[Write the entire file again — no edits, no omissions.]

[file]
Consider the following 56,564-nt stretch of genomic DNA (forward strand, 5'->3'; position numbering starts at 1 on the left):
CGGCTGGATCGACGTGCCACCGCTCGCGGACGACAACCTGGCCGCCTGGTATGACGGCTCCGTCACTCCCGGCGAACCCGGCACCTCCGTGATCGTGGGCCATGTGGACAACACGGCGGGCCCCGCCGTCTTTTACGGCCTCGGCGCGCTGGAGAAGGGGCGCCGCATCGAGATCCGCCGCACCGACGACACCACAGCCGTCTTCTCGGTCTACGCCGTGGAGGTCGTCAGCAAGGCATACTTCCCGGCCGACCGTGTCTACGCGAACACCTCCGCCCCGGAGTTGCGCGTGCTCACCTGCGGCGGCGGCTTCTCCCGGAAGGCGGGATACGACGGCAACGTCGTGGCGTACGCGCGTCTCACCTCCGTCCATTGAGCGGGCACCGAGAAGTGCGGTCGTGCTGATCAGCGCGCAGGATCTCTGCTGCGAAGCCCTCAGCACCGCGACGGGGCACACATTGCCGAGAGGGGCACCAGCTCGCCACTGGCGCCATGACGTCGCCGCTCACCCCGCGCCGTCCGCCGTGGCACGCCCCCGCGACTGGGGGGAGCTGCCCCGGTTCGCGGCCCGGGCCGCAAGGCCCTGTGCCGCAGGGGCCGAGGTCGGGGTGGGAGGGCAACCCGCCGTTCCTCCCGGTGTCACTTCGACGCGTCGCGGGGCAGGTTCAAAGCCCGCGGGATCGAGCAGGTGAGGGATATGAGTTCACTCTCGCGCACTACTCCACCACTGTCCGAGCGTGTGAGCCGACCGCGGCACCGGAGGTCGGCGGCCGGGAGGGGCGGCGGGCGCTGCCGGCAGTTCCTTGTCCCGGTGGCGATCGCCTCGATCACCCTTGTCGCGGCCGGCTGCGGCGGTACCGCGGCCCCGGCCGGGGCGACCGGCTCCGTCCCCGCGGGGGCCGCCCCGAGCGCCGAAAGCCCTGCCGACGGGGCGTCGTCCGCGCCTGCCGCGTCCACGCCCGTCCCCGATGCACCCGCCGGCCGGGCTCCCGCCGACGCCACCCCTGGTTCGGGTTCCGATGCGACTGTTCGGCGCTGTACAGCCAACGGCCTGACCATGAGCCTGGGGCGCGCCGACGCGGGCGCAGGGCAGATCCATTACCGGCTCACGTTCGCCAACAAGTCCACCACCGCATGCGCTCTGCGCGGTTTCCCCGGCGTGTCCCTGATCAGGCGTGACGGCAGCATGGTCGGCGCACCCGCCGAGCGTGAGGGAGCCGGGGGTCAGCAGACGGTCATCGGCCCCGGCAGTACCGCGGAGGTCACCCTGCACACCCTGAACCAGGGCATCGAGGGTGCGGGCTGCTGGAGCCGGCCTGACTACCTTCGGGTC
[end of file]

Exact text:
Consider the following 56,564-nt stretch of genomic DNA (forward strand, 5'->3'; position numbering starts at 1 on the left):
CGGCTGGATCGACGTGCCACCGCTCGCGGACGACAACCTGGCCGCCTGGTATGACGGCTCCGTCACTCCCGGCGAACCCGGCACCTCCGTGATCGTGGGCCATGTGGACAACACGGCGGGCCCCGCCGTCTTTTACGGCCTCGGCGCGCTGGAGAAGGGGCGCCGCATCGAGATCCGCCGCACCGACGACACCACAGCCGTCTTCTCGGTCTACGCCGTGGAGGTCGTCAGCAAGGCATACTTCCCGGCCGACCGTGTCTACGCGAACACCTCCGCCCCGGAGTTGCGCGTGCTCACCTGCGGCGGCGGCTTCTCCCGGAAGGCGGGATACGACGGCAACGTCGTGGCGTACGCGCGTCTCACCTCCGTCCATTGAGCGGGCACCGAGAAGTGCGGTCGTGCTGATCAGCGCGCAGGATCTCTGCTGCGAAGCCCTCAGCACCGCGACGGGGCACACATTGCCGAGAGGGGCACCAGCTCGCCACTGGCGCCATGACGTCGCCGCTCACCCCGCGCCGTCCGCCGTGGCACGCCCCCGCGACTGGGGGGAGCTGCCCCGGTTCGCGGCCCGGGCCGCAAGGCCCTGTGCCGCAGGGGCCGAGGTCGGGGTGGGAGGGCAACCCGCCGTTCCTCCCGGTGTCACTTCGACGCGTCGCGGGGCAGGTTCAAAGCCCGCGGGATCGAGCAGGTGAGGGATATGAGTTCACTCTCGCGCACTACTCCACCACTGTCCGAGCGTGTGAGCCGACCGCGGCACCGGAGGTCGGCGGCCGGGAGGGGCGGCGGGCGCTGCCGGCAGTTCCTTGTCCCGGTGGCGATCGCCTCGATCACCCTTGTCGCGGCCGGCTGCGGCGGTACCGCGGCCCCGGCCGGGGCGACCGGCTCCGTCCCCGCGGGGGCCGCCCCGAGCGCCGAAAGCCCTGCCGACGGGGCGTCGTCCGCGCCTGCCGCGTCCACGCCCGTCCCCGATGCACCCGCCGGCCGGGCTCCCGCCGACGCCACCCCTGGTTCGGGTTCCGATGCGACTGTTCGGCGCTGTACAGCCAACGGCCTGACCATGAGCCTGGGGCGCGCCGACGCGGGCGCAGGGCAGATCCATTACCGGCTCACGTTCGCCAACAAGTCCACCACCGCATGCGCTCTGCGCGGTTTCCCCGGCGTGTCCCTGATCAGGCGTGACGGCAGCATGGTCGGCGCACCCGCCGAGCGTGAGGGAGCCGGGGGTCAGCAGACGGTCATCGGCCCCGGCAGTACCGCGGAGGTCACCCTGCACACCCTGAACCAGGGCATCGAGGGTGCGGGCTGCTGGAGCCGGCCTGACTACCTTCGGGTC